The Skeleton in the Smithsonian (Capital Mysteries, #3) by Ron Roy

The Skeleton in the Smithsonian (Capital Mysteries #3)The Skeleton in the Smithsonian by Ron Roy

My rating: ★★★☆☆

Now that’s more like it! This installment brings back the Ron Roy plots I recognize: an enjoyable if simplistic mystery aimed at children and utterly devoid of any inexplicable science fiction elements. It’s also the installment that sets the Capital Mysteries series up on the path it’ll follow through the subsequent books.

In The Skeleton in the Smithsonian, a man named Leonard Fisher and his attorney, Mr. A. C. Rook (ain’t it punny, guys? …guys?), claim that Fisher has recently discovered himself to be the long lost heir of James Smithson. Now Fisher is claiming that as Smithson’s heir, the fortune–and, by extension, the Smithsonian itself–belongs to him.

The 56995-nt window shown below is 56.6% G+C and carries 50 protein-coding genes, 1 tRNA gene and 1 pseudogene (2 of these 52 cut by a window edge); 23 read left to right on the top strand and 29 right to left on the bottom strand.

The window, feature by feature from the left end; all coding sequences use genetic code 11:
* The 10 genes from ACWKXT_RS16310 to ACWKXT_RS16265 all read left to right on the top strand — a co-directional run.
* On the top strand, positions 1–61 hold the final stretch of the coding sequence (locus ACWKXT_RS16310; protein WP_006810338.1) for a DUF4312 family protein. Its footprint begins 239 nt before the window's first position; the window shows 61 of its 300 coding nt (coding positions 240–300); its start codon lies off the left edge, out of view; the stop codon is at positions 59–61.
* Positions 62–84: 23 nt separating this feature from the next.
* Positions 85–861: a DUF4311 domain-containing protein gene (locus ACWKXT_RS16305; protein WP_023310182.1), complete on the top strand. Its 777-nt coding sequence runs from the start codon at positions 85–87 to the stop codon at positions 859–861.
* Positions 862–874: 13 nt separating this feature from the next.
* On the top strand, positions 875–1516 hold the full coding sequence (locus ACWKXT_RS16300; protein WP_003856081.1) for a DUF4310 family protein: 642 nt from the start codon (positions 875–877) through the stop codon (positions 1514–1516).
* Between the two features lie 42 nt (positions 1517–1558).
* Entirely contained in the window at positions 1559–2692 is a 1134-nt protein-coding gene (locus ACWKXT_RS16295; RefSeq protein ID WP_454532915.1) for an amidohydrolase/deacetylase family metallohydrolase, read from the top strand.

It’s a simple mystery for early readers, a return to the tried and true formula of the A to Z Mysteries series with the added bonus of introducing the USA capitol to children. Over the course of the rest of the series, Ron Roy will introduce the Smithsonian, the Lincoln Memorial, the D.C. headquarters of the FBI, the Treasury, the Washington Monument, the National Zoo, Monticello, Camp David, the Metro, and the National Mall. (So far!)

See the entire series here.

View all my reviews

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